It is hard to think of carbon fibre in Australia and not think of Geelong. It’s a material with countless uses – in cars, sporting goods, exoskeletons and beyond – and Victoria’s second city is home to the scientific, engineering and commercial expertise needed to develop it into the products of tomorrow.
The Advanced Fibre Cluster is one effort to maximise the potential of this expertise. Brent Balinski spoke to its recently-appointed CEO, Jennifer Conley, about the benefits of collaborating, the group’s plans, its membership, and some of the cutting-edge fibre projects underway.
@AuManufacturing: What is the story of the Advanced Fibre Cluster Geelong so far? Please give a potted history of the initiative.
Jennifer Conley: The Advanced Fibre Cluster grew in an organic way over more than a decade around Deakin University and a small group of innovative companies working to develop products made with carbon fibre. When Deakin launched the Carbon Nexus facility in 2014 – unique in the world in terms of its open-access carbon fibre and composite research – collaboration within the cluster was boosted. So, the current members have been challenging one another and learning from one another, and working together on a variety of projects for 10 years and some of them much longer. Essentially they knew that collaborative research and knowledge sharing was good for each of them and they are a group of people who see a new strong future for high value manufacturing. In 2015, with support from a Victorian Government program through the Geelong Manufacturing Council, they began the process of being more strategic, developing the advanced fibre sector for Geelong and the region. My role came about because of that hard work and that strategy. It is a strategy which recognises that sustained competitiveness comes about because of dynamic knowledge creation and collaboration. People here could see that this geographical region of knowledge development and creativity was producing bigger returns on innovation.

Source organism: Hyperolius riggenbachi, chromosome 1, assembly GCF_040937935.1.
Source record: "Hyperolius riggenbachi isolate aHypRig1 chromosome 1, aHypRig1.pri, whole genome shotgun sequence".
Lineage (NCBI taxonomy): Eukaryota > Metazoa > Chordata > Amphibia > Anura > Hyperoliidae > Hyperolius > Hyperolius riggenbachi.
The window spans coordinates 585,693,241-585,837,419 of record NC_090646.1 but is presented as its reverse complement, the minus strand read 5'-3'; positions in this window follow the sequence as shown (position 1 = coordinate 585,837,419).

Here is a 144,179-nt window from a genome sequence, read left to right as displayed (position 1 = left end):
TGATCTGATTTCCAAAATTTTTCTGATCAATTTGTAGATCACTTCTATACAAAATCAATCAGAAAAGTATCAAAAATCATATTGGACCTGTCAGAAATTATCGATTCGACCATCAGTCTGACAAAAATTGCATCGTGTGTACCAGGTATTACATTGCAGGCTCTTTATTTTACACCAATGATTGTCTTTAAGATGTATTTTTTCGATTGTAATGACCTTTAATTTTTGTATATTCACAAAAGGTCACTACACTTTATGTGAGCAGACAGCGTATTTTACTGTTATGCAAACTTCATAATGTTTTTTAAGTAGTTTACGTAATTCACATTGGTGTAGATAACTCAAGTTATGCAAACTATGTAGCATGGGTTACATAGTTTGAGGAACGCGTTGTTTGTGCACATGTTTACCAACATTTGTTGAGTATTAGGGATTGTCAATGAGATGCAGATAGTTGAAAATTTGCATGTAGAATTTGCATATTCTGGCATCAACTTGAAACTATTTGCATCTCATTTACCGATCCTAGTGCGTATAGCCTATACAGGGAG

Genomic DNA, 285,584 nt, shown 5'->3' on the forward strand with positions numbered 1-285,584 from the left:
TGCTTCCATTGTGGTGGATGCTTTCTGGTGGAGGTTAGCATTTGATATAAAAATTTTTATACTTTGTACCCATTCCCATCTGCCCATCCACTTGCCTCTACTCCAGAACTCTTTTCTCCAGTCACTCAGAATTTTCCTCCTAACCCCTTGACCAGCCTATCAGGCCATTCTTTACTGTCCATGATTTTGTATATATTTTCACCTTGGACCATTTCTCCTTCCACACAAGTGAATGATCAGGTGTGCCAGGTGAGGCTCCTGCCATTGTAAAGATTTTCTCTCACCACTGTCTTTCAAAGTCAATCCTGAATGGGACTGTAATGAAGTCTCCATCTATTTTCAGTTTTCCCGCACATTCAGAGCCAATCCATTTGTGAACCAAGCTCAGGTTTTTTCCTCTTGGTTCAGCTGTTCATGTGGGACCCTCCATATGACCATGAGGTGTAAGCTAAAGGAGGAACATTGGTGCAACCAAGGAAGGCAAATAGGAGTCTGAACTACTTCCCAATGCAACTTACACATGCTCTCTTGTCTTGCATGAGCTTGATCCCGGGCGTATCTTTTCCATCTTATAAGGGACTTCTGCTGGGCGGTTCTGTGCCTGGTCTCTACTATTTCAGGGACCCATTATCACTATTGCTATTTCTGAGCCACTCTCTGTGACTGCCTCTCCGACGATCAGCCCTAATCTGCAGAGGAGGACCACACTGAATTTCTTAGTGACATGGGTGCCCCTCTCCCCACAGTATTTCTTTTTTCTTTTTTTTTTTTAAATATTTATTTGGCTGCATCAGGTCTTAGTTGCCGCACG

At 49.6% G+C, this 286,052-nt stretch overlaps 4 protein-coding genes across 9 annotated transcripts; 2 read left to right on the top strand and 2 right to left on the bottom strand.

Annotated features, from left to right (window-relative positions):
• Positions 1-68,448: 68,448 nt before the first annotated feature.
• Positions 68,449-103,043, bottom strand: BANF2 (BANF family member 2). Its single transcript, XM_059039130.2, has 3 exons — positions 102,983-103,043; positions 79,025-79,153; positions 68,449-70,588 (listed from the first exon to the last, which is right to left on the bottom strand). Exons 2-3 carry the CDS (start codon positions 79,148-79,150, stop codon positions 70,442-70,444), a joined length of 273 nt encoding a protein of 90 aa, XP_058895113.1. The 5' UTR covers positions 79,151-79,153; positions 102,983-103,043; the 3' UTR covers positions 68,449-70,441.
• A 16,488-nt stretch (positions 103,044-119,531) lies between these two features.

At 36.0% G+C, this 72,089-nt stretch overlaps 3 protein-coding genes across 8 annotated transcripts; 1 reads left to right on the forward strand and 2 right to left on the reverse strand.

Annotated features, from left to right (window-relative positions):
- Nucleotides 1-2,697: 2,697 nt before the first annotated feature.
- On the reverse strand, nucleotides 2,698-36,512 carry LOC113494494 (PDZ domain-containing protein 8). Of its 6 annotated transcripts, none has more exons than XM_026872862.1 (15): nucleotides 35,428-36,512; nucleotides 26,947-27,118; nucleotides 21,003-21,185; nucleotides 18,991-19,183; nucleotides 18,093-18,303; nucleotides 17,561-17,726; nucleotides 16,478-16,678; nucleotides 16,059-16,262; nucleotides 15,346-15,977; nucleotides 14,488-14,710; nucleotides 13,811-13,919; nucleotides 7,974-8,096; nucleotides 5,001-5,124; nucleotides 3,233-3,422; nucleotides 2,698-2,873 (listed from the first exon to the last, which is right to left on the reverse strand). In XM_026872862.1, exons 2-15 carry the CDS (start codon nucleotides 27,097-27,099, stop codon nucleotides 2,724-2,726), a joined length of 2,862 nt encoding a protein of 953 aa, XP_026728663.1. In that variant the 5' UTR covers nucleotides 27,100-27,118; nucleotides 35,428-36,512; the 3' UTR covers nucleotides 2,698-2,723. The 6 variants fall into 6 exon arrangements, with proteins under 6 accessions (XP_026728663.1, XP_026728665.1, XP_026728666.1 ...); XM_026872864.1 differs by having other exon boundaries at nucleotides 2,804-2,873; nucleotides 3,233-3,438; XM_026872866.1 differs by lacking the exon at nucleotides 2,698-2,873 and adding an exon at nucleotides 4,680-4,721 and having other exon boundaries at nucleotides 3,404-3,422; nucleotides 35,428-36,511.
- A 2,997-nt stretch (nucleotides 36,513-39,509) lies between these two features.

@AuManufacturing: Why is it an interesting time to be involved in advanced fibres in Geelong? What’s exciting about a) this new role and b) working with manufacturing again?